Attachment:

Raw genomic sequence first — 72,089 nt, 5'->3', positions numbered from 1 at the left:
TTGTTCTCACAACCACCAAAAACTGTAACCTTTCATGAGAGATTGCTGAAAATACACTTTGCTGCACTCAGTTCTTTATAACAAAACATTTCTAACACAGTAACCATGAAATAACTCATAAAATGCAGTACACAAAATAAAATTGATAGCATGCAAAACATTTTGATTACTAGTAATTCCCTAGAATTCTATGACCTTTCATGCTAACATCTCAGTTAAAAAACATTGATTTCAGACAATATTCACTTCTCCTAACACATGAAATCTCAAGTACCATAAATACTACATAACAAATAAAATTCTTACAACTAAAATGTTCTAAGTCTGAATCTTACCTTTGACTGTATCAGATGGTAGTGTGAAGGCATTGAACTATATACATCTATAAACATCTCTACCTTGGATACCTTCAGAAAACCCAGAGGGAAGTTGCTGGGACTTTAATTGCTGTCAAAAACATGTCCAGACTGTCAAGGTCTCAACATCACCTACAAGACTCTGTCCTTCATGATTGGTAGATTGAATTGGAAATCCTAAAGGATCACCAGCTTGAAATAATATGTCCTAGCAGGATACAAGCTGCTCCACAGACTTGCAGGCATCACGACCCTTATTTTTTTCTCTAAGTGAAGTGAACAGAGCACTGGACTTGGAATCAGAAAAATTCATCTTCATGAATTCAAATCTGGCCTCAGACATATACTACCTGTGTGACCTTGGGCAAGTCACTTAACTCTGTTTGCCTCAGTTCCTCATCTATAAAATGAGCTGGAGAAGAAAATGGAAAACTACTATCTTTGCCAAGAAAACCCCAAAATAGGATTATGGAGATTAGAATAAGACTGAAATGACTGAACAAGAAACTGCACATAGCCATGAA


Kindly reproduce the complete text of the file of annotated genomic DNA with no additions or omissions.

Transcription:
Raw genomic sequence first — 72,089 nt, 5'->3', positions numbered from 1 at the left:
TTGTTCTCACAACCACCAAAAACTGTAACCTTTCATGAGAGATTGCTGAAAATACACTTTGCTGCACTCAGTTCTTTATAACAAAACATTTCTAACACAGTAACCATGAAATAACTCATAAAATGCAGTACACAAAATAAAATTGATAGCATGCAAAACATTTTGATTACTAGTAATTCCCTAGAATTCTATGACCTTTCATGCTAACATCTCAGTTAAAAAACATTGATTTCAGACAATATTCACTTCTCCTAACACATGAAATCTCAAGTACCATAAATACTACATAACAAATAAAATTCTTACAACTAAAATGTTCTAAGTCTGAATCTTACCTTTGACTGTATCAGATGGTAGTGTGAAGGCATTGAACTATATACATCTATAAACATCTCTACCTTGGATACCTTCAGAAAACCCAGAGGGAAGTTGCTGGGACTTTAATTGCTGTCAAAAACATGTCCAGACTGTCAAGGTCTCAACATCACCTACAAGACTCTGTCCTTCATGATTGGTAGATTGAATTGGAAATCCTAAAGGATCACCAGCTTGAAATAATATGTCCTAGCAGGATACAAGCTGCTCCACAGACTTGCAGGCATCACGACCCTTATTTTTTTCTCTAAGTGAAGTGAACAGAGCACTGGACTTGGAATCAGAAAAATTCATCTTCATGAATTCAAATCTGGCCTCAGACATATACTACCTGTGTGACCTTGGGCAAGTCACTTAACTCTGTTTGCCTCAGTTCCTCATCTATAAAATGAGCTGGAGAAGAAAATGGAAAACTACTATCTTTGCCAAGAAAACCCCAAAATAGGATTATGGAGATTAGAATAAGACTGAAATGACTGAACAAGAAACTGCACATAGCCATGAA